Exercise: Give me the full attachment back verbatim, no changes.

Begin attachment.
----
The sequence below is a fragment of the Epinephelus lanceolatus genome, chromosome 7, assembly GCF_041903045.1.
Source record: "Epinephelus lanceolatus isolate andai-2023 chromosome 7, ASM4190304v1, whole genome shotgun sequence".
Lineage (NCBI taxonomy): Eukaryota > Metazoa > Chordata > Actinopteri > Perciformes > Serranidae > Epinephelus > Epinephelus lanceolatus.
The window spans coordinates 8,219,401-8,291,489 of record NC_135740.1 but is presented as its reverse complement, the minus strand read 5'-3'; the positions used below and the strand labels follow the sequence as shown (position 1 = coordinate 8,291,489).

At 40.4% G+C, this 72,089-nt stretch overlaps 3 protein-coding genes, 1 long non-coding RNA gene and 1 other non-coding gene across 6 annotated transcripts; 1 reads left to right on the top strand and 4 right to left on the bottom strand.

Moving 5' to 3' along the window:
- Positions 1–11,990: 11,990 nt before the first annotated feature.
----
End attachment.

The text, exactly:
The sequence below is a fragment of the Epinephelus lanceolatus genome, chromosome 7, assembly GCF_041903045.1.
Source record: "Epinephelus lanceolatus isolate andai-2023 chromosome 7, ASM4190304v1, whole genome shotgun sequence".
Lineage (NCBI taxonomy): Eukaryota > Metazoa > Chordata > Actinopteri > Perciformes > Serranidae > Epinephelus > Epinephelus lanceolatus.
The window spans coordinates 8,219,401-8,291,489 of record NC_135740.1 but is presented as its reverse complement, the minus strand read 5'-3'; the positions used below and the strand labels follow the sequence as shown (position 1 = coordinate 8,291,489).

At 40.4% G+C, this 72,089-nt stretch overlaps 3 protein-coding genes, 1 long non-coding RNA gene and 1 other non-coding gene across 6 annotated transcripts; 1 reads left to right on the top strand and 4 right to left on the bottom strand.

Moving 5' to 3' along the window:
- Positions 1–11,990: 11,990 nt before the first annotated feature.